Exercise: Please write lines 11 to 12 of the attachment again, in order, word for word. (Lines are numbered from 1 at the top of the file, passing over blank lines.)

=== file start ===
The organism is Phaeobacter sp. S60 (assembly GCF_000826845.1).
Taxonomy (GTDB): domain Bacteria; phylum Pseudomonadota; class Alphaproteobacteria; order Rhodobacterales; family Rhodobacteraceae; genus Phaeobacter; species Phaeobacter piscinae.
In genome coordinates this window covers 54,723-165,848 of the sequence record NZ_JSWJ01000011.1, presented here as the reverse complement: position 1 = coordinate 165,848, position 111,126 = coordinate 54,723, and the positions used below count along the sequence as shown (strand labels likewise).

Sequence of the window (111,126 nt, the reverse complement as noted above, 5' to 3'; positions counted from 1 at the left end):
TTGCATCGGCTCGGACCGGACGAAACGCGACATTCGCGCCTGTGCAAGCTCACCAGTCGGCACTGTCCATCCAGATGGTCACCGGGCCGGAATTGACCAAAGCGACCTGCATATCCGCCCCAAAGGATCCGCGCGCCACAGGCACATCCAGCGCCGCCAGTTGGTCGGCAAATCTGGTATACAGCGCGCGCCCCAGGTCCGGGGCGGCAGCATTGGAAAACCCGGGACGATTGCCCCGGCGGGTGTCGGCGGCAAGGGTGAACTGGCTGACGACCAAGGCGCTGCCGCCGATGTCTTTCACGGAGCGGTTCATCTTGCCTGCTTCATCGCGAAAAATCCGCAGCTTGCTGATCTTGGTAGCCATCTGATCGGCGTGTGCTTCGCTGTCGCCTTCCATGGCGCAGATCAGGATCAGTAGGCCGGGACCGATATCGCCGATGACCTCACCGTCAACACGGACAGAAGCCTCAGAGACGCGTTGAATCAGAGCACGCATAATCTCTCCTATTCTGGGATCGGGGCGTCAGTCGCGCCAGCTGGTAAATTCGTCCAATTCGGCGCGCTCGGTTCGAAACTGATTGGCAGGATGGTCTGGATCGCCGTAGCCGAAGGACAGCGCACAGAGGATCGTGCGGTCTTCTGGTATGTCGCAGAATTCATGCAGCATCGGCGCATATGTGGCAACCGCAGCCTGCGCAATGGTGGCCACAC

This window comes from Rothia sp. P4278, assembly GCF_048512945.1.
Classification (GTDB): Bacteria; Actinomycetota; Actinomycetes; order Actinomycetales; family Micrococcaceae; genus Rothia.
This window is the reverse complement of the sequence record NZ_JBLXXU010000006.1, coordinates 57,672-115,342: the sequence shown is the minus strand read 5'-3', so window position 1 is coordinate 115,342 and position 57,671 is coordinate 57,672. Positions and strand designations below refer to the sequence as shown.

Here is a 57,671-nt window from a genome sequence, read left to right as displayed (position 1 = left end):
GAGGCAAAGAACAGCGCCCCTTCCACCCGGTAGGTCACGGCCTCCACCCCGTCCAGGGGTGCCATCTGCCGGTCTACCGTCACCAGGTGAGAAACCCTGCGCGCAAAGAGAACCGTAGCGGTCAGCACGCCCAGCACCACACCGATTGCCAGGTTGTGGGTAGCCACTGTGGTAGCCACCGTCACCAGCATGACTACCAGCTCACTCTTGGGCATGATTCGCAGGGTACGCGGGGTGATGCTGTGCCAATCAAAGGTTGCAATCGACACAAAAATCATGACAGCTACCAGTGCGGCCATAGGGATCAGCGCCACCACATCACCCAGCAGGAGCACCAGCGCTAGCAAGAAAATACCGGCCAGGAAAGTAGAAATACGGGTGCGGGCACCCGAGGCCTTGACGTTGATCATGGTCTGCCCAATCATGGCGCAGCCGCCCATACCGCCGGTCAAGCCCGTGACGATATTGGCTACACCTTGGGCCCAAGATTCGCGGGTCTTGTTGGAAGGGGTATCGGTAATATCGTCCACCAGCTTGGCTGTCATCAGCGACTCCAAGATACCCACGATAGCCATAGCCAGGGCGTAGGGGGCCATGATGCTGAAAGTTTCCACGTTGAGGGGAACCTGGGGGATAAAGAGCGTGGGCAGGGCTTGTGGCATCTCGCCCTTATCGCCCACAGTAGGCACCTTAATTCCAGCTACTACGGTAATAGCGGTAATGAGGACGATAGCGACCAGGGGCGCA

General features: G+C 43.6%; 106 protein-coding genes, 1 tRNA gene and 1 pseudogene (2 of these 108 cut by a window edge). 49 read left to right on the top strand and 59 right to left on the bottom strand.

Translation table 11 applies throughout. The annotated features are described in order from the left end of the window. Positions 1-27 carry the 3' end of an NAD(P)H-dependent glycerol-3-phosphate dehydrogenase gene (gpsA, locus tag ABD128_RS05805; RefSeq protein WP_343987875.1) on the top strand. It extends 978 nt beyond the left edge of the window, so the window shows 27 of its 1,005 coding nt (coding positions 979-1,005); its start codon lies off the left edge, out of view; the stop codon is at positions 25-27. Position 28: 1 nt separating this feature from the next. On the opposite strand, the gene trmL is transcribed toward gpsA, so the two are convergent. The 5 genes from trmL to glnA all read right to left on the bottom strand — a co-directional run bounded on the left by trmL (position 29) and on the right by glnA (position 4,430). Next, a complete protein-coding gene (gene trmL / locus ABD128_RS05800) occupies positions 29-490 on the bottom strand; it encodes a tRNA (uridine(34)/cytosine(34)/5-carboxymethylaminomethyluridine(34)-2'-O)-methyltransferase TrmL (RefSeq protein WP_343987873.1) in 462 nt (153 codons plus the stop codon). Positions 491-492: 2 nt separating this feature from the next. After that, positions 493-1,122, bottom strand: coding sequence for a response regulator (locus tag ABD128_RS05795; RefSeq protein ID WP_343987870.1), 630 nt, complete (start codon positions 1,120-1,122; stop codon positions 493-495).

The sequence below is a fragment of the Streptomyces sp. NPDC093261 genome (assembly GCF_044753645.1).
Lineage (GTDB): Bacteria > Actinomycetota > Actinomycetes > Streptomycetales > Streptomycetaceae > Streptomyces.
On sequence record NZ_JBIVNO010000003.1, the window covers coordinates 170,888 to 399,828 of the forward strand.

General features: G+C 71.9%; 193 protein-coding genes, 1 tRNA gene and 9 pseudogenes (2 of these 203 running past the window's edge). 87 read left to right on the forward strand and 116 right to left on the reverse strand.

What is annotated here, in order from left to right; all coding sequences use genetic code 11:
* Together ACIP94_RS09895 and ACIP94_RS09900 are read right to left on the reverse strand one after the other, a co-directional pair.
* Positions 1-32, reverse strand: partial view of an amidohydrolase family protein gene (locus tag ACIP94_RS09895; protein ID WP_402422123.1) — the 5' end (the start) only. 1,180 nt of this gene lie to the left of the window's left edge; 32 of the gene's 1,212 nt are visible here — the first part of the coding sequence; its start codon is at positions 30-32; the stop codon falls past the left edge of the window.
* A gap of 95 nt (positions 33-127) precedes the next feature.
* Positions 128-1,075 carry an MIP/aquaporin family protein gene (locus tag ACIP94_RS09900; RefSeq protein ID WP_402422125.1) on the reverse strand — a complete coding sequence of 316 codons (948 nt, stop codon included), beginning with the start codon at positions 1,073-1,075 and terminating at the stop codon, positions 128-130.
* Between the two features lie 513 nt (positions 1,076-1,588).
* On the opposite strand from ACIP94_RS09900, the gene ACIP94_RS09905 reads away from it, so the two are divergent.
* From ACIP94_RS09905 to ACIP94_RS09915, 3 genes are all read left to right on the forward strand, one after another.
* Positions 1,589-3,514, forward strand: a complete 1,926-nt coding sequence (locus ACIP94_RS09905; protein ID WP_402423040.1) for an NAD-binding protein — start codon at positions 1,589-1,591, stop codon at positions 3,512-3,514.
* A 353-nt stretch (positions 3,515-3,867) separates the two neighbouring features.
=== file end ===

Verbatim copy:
General features: G+C 43.6%; 106 protein-coding genes, 1 tRNA gene and 1 pseudogene (2 of these 108 cut by a window edge). 49 read left to right on the top strand and 59 right to left on the bottom strand.

Translation table 11 applies throughout. The annotated features are described in order from the left end of the window. Positions 1-27 carry the 3' end of an NAD(P)H-dependent glycerol-3-phosphate dehydrogenase gene (gpsA, locus tag ABD128_RS05805; RefSeq protein WP_343987875.1) on the top strand. It extends 978 nt beyond the left edge of the window, so the window shows 27 of its 1,005 coding nt (coding positions 979-1,005); its start codon lies off the left edge, out of view; the stop codon is at positions 25-27. Position 28: 1 nt separating this feature from the next. On the opposite strand, the gene trmL is transcribed toward gpsA, so the two are convergent. The 5 genes from trmL to glnA all read right to left on the bottom strand — a co-directional run bounded on the left by trmL (position 29) and on the right by glnA (position 4,430). Next, a complete protein-coding gene (gene trmL / locus ABD128_RS05800) occupies positions 29-490 on the bottom strand; it encodes a tRNA (uridine(34)/cytosine(34)/5-carboxymethylaminomethyluridine(34)-2'-O)-methyltransferase TrmL (RefSeq protein WP_343987873.1) in 462 nt (153 codons plus the stop codon). Positions 491-492: 2 nt separating this feature from the next. After that, positions 493-1,122, bottom strand: coding sequence for a response regulator (locus tag ABD128_RS05795; RefSeq protein ID WP_343987870.1), 630 nt, complete (start codon positions 1,120-1,122; stop codon positions 493-495).